Cynthia Ford: 'This is not ... domestic violence'

James David Dickson, Holly Fournier, and Michael Martinez

Grosse Pointe Farms — Five weeks after their divorce proceeding was dismissed, Edsel Ford II spent a night in jail Monday after a domestic violence incident with his wife, Cynthia.

Edsel B. Ford II

Alcohol was involved in the incident that took place around 11:30 p.m. Monday at the Fords' Lakeshore Road home, according to Grosse Pointe Farms Detective Lt. Rich Rosati. But the 67-year-old great-grandson of Henry Ford was not criminally charged Tuesday, after city Prosecutor Robert Ihrie decided there was insufficient evidence to prosecute and Cynthia Ford chose not to pursue charges.

“The only evidence here is there was a sign there had been a physical altercation,” said Daniel Jensen, Grosse Pointe Farms director of public safety. “There was no knock-down drag-out battle here, but hands were placed.”

Police say Edsel Ford took away his wife’s cellphone as she tried to record the incident. That, along with “signs of a struggle,” were part of the reason he was arrested, Jensen said. Cynthia Ford later was able to call 911 on the home phone, police said.

Attorney Todd Flood released a statement attributed to Cynthia Ford on Tuesday night: “I would like to clarify this situation: contrary to reports, this is not a case of domestic violence. I stand behind true victims of domestic violence and I am not one of them. My husband and I ask that you respect our privacy and that of our family. We are working in the right direction to heal from this experience and move forward.”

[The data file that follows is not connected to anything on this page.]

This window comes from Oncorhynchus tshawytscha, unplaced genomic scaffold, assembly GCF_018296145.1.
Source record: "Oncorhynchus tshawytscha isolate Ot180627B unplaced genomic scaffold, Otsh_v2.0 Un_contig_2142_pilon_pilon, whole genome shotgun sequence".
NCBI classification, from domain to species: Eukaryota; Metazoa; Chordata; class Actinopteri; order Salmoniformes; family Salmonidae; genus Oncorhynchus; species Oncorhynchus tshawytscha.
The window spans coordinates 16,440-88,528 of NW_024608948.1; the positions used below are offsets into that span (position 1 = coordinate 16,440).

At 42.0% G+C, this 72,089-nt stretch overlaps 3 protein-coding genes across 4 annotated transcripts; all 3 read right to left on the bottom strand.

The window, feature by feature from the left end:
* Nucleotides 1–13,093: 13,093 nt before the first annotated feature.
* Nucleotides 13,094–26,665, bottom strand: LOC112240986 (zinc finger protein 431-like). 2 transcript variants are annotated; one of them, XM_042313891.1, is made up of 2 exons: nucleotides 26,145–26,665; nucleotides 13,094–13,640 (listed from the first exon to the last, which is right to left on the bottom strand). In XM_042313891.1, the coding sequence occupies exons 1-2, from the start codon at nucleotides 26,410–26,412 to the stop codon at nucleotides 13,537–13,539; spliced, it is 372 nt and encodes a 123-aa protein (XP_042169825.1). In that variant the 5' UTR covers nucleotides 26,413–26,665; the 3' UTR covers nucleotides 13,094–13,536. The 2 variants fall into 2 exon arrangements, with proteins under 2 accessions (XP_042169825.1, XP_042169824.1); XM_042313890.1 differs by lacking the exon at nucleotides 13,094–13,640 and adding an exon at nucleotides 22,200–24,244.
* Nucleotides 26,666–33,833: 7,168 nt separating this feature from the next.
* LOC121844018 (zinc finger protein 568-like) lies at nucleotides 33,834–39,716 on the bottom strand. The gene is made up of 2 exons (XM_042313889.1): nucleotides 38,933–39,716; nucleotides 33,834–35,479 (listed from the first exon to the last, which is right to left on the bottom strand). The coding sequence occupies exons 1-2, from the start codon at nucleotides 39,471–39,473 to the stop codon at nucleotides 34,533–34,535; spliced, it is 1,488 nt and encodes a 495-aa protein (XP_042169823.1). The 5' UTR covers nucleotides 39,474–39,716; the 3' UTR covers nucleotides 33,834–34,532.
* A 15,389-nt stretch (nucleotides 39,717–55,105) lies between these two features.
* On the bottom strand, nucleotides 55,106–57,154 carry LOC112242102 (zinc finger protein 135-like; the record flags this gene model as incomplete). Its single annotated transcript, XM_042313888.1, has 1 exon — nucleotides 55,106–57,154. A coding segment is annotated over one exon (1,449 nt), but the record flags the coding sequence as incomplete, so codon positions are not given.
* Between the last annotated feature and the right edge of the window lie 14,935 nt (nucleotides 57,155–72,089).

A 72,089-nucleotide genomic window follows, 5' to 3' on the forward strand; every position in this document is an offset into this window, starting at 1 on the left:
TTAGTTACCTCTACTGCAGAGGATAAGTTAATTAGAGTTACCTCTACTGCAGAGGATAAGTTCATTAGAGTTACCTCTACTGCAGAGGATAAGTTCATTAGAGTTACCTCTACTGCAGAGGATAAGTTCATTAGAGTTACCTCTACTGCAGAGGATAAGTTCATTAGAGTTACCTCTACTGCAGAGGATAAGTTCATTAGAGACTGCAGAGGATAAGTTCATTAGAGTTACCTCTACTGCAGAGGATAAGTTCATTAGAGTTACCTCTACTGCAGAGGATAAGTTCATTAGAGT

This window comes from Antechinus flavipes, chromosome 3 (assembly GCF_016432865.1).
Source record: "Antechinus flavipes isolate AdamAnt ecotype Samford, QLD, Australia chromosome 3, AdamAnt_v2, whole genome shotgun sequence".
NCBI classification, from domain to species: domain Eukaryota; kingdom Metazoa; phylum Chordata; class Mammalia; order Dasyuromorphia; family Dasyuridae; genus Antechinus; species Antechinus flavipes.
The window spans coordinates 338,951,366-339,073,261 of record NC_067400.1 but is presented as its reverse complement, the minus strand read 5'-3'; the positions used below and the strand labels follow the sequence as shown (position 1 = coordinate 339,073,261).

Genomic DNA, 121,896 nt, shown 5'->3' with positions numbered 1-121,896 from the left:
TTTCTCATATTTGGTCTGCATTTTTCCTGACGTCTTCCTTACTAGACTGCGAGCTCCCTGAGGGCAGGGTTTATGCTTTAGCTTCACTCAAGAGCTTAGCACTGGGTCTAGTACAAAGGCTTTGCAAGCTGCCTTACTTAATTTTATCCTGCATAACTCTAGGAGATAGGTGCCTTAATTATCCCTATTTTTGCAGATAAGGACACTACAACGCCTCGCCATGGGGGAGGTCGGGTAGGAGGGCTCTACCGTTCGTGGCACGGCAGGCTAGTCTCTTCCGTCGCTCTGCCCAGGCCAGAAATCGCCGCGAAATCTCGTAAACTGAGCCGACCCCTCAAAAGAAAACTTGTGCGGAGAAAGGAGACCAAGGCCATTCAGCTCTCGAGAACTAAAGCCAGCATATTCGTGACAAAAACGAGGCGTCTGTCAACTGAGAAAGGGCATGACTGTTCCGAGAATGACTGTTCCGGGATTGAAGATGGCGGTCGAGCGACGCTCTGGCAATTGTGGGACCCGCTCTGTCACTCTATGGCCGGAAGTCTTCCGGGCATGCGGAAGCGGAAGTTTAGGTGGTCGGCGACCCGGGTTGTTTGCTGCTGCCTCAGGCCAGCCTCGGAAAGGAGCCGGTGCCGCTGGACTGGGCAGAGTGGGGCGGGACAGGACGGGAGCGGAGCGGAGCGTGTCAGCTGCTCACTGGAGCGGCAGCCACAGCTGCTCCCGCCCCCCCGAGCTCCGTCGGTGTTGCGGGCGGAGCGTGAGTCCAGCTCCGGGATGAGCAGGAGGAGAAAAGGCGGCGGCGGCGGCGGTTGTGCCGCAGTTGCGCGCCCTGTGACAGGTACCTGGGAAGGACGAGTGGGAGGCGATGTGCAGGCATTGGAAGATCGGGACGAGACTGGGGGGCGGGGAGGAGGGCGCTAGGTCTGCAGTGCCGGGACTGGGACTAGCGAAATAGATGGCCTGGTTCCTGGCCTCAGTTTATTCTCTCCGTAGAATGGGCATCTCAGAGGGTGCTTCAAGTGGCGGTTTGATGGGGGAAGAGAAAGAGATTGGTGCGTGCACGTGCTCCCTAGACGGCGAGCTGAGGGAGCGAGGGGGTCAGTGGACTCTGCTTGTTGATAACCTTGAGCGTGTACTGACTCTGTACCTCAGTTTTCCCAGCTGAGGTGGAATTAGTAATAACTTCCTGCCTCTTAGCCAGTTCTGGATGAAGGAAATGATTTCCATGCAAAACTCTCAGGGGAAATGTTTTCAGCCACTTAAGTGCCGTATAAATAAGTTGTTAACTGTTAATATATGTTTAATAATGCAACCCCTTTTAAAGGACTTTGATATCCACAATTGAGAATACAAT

Edsel Ford will not face charges from the Wayne County Prosecutor's Office, according to spokeswoman Maria Miller.

"The City Attorney has made a decision to deny the case," Miller said Wednesday. "The Wayne County Prosecutor’s Office is not involved in the matter."

Active in Ford racing

In recent years, Ford family disputes have not generally played out so publicly.

Edsel Ford II is a prominent figure in the Grosse Pointes and Metro Detroit for his philanthropic work as well as his role with his namesake Ford Motor Co. He’s the son of Henry Ford II, who was the automaker’s president from 1945-60, and is cousin to current Executive Chairman Bill Ford Jr. One of his four children, Henry Ford III, is global marketing manager of Ford Performance.

Edsel Ford II sits on the company’s board of directors and has a corner office near the top of Ford’s Glass House headquarters in Dearborn that includes the original wooden desk of Henry Ford. He is active in the company’s racing program.

Last month, he stood on the winners podium with cousin Bill, celebrating Ford’s victory at the 24 Hours of Le Mans in France. Edsel Ford’s father was the architect behind Ford’s podium sweep at Le Mans in 1966, which cemented the American company’s place among the greats like Ferrari and Porsche. Edsel Ford II was 18 when he traveled to Le Mans with his father for that race.

In 1991, he was named president and chief operating officer of the company’s finance arm, Ford Credit. He was elected a company vice president in 1993.

Ford Motor Co. declined to comment on the incident.

“We are aware of what has been reported in the press, but it would be inappropriate to comment on personal matters,” the company said in a statement.

Philanthropy and Ford

Edsel Ford II has an extensive philanthropic background. He was founding chairman of the Detroit 300 Conservancy, which helped create Campus Martius park downtown. He is former chairman of the National Advisory Board of the Salvation Army, president of Detroit Children’s Fund and board member emeritus of Smithsonian National Air and Space Museum.